The 100%-owned Pyramid Hill Gold Project was staked in late 2017 and now covers an area of >6,500km2, predominately in the Bendigo region of Victoria. The Project comprises three key districts within the Murray Basin covered North Bendigo Zone: Muckleford, Mt William and Percydale.
The central Muckleford Area extends to the north-west of the high-grade historic >22Moz Bendigo Goldfield. The Mt William Area extends to the north-east of one of the world’s highest-grade producing gold mines, the ~9Moz Fosterville Gold Mine owned by Kirkland Lake Gold (NYSE / TSX: KL | ASX: KLA). The Percydale Area is located north of the historical St Arnaud Goldfield within the Stawell Zone.
Exploration licence EL07320, which was awarded to Falcon Metals in January 2022, expanded the Company’s footprint to the west of the Campbelltown Fault. The highly prospective 343km2 exploration permit is adjacent to existing Falcon tenure.
The Bendigo Zone of Victoria has produced >60Moz of high-grade gold. The region has been mined since the mid-19th century, however, is now capturing global attention once again, largely due to Kirkland Lake Gold’s new ultra high-grade discoveries at depth at Fosterville.
The ‘Gold Undercover’ initiative by the Victorian Government in 2006-2009 estimated a potential ~32Moz (P50 mid-case) of undiscovered gold beneath Murray Basin cover in the Bendigo Zone. However, the vast majority of the covered area remains sparsely explored. Given there is highly variable, shallow cover over a large portion of the Project, the Company believes that there is excellent potential for the discovery of new commercially viable gold deposits
Falcon is targeting tier-1 scale (>US$1bn NPV), high-grade discoveries under cover and commenced its systematic, regional-scale greenfield exploration program in 2018. The Company is utilising all available targeting tools at its disposal, including the substantial pre-existing regional geophysics database (including crustal scale 2D seismic), regional-scale soil sampling and ground geophysics.
Low-cost reconnaissance air-core (AC) drilling to the top of the target basement on wide-spaced lines is currently being used effectively to narrow the target search space over the very large project area. More than 1,100 drill holes have been completed to date, outlining multiple high-priority prospects as well as several lower-priority targets within the Muckelford and Mt William Areas.
Falcon commenced drilling at the Karri prospect at Pyramid Hill in January 2022.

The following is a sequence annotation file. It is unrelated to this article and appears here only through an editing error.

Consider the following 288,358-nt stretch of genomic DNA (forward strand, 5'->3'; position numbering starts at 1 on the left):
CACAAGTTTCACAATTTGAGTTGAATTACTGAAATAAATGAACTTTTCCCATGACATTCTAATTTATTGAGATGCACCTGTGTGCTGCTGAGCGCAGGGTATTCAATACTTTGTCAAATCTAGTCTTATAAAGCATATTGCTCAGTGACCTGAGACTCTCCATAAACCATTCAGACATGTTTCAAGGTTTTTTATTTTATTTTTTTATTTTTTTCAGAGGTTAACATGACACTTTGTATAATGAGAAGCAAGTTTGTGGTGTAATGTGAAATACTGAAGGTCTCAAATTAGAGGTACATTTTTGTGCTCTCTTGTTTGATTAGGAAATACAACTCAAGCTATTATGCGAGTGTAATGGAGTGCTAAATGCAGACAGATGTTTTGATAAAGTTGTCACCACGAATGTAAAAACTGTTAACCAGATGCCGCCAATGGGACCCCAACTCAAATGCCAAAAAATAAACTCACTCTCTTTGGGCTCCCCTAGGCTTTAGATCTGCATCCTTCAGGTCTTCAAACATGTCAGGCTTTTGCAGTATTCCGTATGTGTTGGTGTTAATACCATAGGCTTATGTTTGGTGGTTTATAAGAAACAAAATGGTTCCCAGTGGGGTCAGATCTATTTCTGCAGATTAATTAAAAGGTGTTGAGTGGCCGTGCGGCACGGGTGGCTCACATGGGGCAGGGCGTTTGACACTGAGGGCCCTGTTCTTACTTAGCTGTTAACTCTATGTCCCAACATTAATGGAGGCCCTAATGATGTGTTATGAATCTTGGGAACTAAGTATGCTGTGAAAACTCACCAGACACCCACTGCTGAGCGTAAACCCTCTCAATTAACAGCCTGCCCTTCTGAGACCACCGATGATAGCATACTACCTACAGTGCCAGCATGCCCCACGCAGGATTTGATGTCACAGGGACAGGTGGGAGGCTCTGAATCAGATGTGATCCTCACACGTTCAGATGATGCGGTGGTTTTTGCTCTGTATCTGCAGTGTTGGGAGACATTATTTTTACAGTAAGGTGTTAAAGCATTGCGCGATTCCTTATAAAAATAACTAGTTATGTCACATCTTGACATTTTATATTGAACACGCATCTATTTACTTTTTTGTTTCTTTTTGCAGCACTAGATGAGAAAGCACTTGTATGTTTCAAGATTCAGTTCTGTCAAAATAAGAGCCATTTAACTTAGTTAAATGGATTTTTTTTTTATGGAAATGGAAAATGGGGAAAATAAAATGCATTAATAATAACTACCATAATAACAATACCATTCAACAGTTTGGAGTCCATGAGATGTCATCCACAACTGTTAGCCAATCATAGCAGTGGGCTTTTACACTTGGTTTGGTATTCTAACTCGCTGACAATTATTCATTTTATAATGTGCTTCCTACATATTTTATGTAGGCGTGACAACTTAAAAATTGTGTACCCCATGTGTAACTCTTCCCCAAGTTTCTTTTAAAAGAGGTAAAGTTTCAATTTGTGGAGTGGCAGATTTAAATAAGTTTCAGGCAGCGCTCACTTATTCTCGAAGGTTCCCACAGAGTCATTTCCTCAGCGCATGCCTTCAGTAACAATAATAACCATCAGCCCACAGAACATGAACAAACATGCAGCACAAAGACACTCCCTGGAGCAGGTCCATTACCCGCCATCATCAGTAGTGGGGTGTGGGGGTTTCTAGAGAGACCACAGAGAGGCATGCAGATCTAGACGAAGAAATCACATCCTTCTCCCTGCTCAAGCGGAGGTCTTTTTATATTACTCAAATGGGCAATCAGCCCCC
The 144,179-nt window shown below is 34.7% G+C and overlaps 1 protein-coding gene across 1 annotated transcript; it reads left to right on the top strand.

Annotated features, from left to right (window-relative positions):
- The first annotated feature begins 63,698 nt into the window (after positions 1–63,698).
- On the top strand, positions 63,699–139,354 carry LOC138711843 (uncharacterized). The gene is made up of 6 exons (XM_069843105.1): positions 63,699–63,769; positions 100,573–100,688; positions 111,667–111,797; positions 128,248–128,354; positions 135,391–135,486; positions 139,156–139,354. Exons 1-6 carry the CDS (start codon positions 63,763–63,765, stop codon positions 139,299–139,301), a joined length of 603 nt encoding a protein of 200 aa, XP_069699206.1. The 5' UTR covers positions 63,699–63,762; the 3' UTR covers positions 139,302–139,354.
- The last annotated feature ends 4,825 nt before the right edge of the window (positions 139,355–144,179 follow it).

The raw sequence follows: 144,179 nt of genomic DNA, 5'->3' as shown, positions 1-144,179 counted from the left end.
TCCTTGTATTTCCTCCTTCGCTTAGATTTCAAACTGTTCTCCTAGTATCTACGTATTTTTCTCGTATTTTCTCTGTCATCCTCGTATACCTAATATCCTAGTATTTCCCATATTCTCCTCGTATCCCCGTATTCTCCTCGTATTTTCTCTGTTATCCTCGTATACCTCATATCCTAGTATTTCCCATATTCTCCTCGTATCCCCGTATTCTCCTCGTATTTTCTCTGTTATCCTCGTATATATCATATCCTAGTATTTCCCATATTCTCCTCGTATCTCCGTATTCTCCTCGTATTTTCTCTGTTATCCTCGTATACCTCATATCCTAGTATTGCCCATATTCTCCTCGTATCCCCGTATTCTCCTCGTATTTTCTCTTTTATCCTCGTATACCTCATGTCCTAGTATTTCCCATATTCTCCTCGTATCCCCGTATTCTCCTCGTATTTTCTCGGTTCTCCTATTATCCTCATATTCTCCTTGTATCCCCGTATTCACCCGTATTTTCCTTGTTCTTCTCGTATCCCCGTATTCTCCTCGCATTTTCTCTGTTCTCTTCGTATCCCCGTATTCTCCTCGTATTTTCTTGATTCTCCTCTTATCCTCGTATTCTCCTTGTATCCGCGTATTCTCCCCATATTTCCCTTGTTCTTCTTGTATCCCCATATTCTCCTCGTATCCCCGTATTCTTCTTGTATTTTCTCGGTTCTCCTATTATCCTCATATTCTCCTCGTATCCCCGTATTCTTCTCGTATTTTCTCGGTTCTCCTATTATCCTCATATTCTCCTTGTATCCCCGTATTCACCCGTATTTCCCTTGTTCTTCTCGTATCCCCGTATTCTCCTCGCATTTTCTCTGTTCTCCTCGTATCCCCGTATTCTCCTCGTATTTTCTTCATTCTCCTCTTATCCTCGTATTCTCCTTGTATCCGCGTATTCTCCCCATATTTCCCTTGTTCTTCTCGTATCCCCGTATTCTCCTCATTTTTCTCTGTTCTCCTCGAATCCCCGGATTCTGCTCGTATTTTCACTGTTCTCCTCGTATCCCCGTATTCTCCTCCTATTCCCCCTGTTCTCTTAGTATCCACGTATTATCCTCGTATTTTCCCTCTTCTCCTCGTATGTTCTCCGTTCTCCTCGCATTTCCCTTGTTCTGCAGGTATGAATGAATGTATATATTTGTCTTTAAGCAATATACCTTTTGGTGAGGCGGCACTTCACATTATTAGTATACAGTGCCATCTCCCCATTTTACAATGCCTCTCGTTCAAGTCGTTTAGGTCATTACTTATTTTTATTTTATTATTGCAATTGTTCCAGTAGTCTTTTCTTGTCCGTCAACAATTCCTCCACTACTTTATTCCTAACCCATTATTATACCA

The Bendigo Zone is located within the Lachlan Fold Belt, one of the major components of the Tasman Fold Belt System. Geologically, the Bendigo Zone is located between the Avoca and Mount William Faults which separates the Stawell Zone to the West and the Melbourne Zone to the East and is largely composed of turbiditic sediments (typically sandstones and shales) of the Castlemaine Group which is host the majority of gold deposits.
The Stawell and Bendigo Zones were deformed during the Benambran Orogeny, a lengthy interval spanning the Late Ordovician (c.460-444Ma) and Silurian (c.444-419Ma). The Melbourne Zone by contrast escaped this Ordovician-Silurian deformation and continued to receive sediment until it was eventually deformed during the Middle-Devonian (c.380-370Ma) during the Tabberabberan Orogeny.
The structural style across the Bendigo Zone is relatively uniform, controlled by relatively simple east-west oriented compression and characterised by simple, upright, tight chevron folding. Widespread post-tectonic plutonism occurred during the Early Devonian (c.410-400Ma) which played only a very minor role in deformation across the region and is not associated with any significant gold events.
Orogenic gold deposits within the Bendigo Zone are diverse and often complex but share similar origins and geological characteristics. Mineralisation was episodic during the Ordovician-Silurian periods (460-420Ma) driven by crustal heating during the Benambran Orogeny, from the beginning of fold development to late-stage tectonic faulting.
The surface footprints of major gold deposits in the district are commonly narrow but strike extensive and can occur over multiple kilometres. Typically, major deposits are located within the hanging walls of, but distal to, major crustal scale structures which are themselves not mineralised. These regional structures have been interpreted from 2D seismic surveying completed by Geoscience Australia and provide an important structural framework for exploration activities.
At the deposit scale, high-angle secondary reverse faults and dilational cross structures served as conduits for the mineralising fluids. In addition to the fault-controlled mineralisation, where accommodation occurs at the apexes of tight fold hinges, mineralisation can occur as stacked ‘saddle’ or ‘trough’ reefs as commonly seen within the Bendigo area.